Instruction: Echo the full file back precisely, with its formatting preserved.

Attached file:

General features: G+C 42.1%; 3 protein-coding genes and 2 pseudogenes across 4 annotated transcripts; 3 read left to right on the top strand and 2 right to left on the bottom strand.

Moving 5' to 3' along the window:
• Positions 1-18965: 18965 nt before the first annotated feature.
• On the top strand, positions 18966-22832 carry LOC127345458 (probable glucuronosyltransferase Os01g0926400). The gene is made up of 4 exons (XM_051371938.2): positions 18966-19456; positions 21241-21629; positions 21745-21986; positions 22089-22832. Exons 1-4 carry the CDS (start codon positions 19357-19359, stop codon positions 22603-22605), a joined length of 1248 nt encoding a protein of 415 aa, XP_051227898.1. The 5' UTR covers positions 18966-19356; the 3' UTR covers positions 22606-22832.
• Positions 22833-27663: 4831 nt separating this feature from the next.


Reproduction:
General features: G+C 42.1%; 3 protein-coding genes and 2 pseudogenes across 4 annotated transcripts; 3 read left to right on the top strand and 2 right to left on the bottom strand.

Moving 5' to 3' along the window:
• Positions 1-18965: 18965 nt before the first annotated feature.
• On the top strand, positions 18966-22832 carry LOC127345458 (probable glucuronosyltransferase Os01g0926400). The gene is made up of 4 exons (XM_051371938.2): positions 18966-19456; positions 21241-21629; positions 21745-21986; positions 22089-22832. Exons 1-4 carry the CDS (start codon positions 19357-19359, stop codon positions 22603-22605), a joined length of 1248 nt encoding a protein of 415 aa, XP_051227898.1. The 5' UTR covers positions 18966-19356; the 3' UTR covers positions 22606-22832.
• Positions 22833-27663: 4831 nt separating this feature from the next.